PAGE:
Unbound Voices - Gabriel Varga


Just recently in early April Gabriel Varga became the second canadian to win a GLORY title when after a high paced, really technical 5 rounds he defeated Mosab Amrani by an unanimous decision at GLORY 20 in Dubai.

In our latest installment of our Unbound Voices series we are continuing on the path of bringing our readers closer to a different world and provide insight into the daily life and the stories, backgrounds of our interview’s subject, fighters from around the world who all share one thing in common. They are either Hungarians themselves or have some Hungarian blood runnining through their veins.

Gabriel Varga on life, routines, visualization, training camps and more!

Q: Would you please tell us a bit about your family’s history and the Hungarian roots?

A: My Dad's side of the family is Hungarian. My Grandfather and his brothers came over to Canada at a very young age with their parents. I've never had the opportunity to travel to Hungary but I hope to at some point.

Q: When you transitioned to kickboxing have you felt something immediately? Did you know that this is going to be the sport you'll stick to?

A: I knew how much I already enjoyed other martial arts but Kickboxing became my favourite by far very fast.  My next favourite is Boxing but if I wasn't doing one of those two I'd still be doing some other type of martial art. I hope to be involved with Kickboxing, Karate, Boxing, etc for the rest of my life.

Q: How did you parents, relatives, friends reacted when you moved to a full contact sport?

A: It was a very slow transition for me. It started with point fighting,to no contact continuous Karate, to light contact, to full contact but no punches to the head, and then finally to Kickboxing. That helped everyone adjust to me being involved in this sport. The only people who really express major concern about me being involved in Kickboxing is strangers. My family and friends realize I train and fight smart so I avoid most of the serious contact.

Q: How does your morning routine look like? Do you have any specific routine, a ritual?

A: My routine is all over the place. I have to adjust everyday to make sure my schedule is flexible so I can change Kickboxing training times to meet my pad holders schedule needs. Sometimes I run in the morning and sometimes I run at night. I constantly change my running routine and very rarely run at the same place twice in one week. I also ensure I take 10-15 minutes before and after a workout to stretch.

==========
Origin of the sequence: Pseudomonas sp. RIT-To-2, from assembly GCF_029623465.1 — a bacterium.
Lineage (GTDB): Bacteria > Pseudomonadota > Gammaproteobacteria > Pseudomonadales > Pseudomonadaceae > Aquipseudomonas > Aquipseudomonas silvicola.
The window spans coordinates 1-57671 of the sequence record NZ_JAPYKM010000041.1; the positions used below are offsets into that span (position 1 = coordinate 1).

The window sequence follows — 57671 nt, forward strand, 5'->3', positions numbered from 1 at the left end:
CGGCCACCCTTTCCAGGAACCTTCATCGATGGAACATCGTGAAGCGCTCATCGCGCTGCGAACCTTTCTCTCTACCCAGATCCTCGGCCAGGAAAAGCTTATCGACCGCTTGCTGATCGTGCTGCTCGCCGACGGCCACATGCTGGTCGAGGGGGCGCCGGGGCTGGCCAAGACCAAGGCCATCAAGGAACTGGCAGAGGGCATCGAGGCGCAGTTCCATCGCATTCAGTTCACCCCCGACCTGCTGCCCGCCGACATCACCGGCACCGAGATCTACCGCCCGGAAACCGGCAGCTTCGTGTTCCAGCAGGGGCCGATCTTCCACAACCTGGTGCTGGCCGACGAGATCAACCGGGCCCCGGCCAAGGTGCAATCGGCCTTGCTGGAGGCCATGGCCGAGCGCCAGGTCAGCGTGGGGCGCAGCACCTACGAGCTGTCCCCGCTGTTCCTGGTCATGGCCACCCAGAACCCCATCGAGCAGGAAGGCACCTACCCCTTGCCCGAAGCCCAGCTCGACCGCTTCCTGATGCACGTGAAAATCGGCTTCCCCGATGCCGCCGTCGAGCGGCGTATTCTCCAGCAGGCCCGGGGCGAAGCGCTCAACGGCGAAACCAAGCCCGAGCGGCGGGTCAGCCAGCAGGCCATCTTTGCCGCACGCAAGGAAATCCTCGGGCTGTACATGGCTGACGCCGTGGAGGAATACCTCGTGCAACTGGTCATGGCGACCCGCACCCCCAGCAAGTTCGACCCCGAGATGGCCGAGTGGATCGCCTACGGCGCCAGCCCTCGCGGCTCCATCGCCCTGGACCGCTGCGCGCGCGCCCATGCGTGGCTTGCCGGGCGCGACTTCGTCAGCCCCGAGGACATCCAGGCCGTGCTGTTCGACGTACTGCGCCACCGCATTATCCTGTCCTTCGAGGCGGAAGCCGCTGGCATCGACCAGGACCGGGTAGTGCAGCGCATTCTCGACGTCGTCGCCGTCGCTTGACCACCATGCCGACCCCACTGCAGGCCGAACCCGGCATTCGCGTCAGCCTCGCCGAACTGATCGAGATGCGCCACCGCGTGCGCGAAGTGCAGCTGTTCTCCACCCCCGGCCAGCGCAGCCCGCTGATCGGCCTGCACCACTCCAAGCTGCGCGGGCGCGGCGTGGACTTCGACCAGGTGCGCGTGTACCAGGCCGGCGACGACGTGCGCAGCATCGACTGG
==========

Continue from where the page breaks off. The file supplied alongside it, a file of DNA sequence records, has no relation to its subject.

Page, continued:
Q: I've noticed in a few interviews that visualization keeps coming up. How important is to set goals and visualization for you in general? Was it always that way?

A: No. At the beginning of my career I was so confident that I'd out skill everyone so there was no need for it.  Now I like to visualize the difficulties I might face in the ring. It helps me prepare for the best of my opponent and keeps me calm because I imagine the fight every fews days. I think I'll continue using this technique for every fight in the future.

Q: Again from interviews it seemed that the belts are just kind of like an accessory to you. Can you expand a bit on this? What is it that makes you go forward, keeps you fighting?

A: I love my belts and once I win them I'm happy and excited to have them. But leading into a fight I don't focus on them. Worrying about winning them won't help me perform better. What does help me perform better is knowing I'm fighting the best guys in the world. I want to beat them and knowing that is the true accomplishment.

Q: Right now it's obviously not a problem but have you ever thought about traveling to train with high quality sparring partners?

A: I've considered it in the past and I may travel at some point but I do have Josh Jauncey and my brother Jacob who is a Boxer.  They are both elite level fighters and what I've been doing is working great for me.  I'm not sure what future training camps will hold but I do know I'm confident going into fights with my current sparring partners.

Q: Do you study lot of tape on your opponents or you just try to pick up a few key points and focus on yourself?

A: I study my opponents quite a bit. I like to know their strengths and weaknesses. But I also focus on my strengths as well. I also find watching vides of my opponents helps make me become more calm on fight night because I know exactly what I'll be up against.

Q: What did kickboxing/sports teach you about life, yourself?

A: It taught me strength and courage. There's no quick easy path to the top of anything.  It's hardwork and perseverance. And having completed that path and followed the slow long road to the top I know I can accomplish my other goals in life.

Q: What’s the best advice you ever got?

A: In regards to fight advice it was "whoever trains the hardest will win". That pushed me to really work hard and be in better shape then everyone else I'd be fighting. But after years of fighting I now believe "whoever trains the hardest and smartest will win”.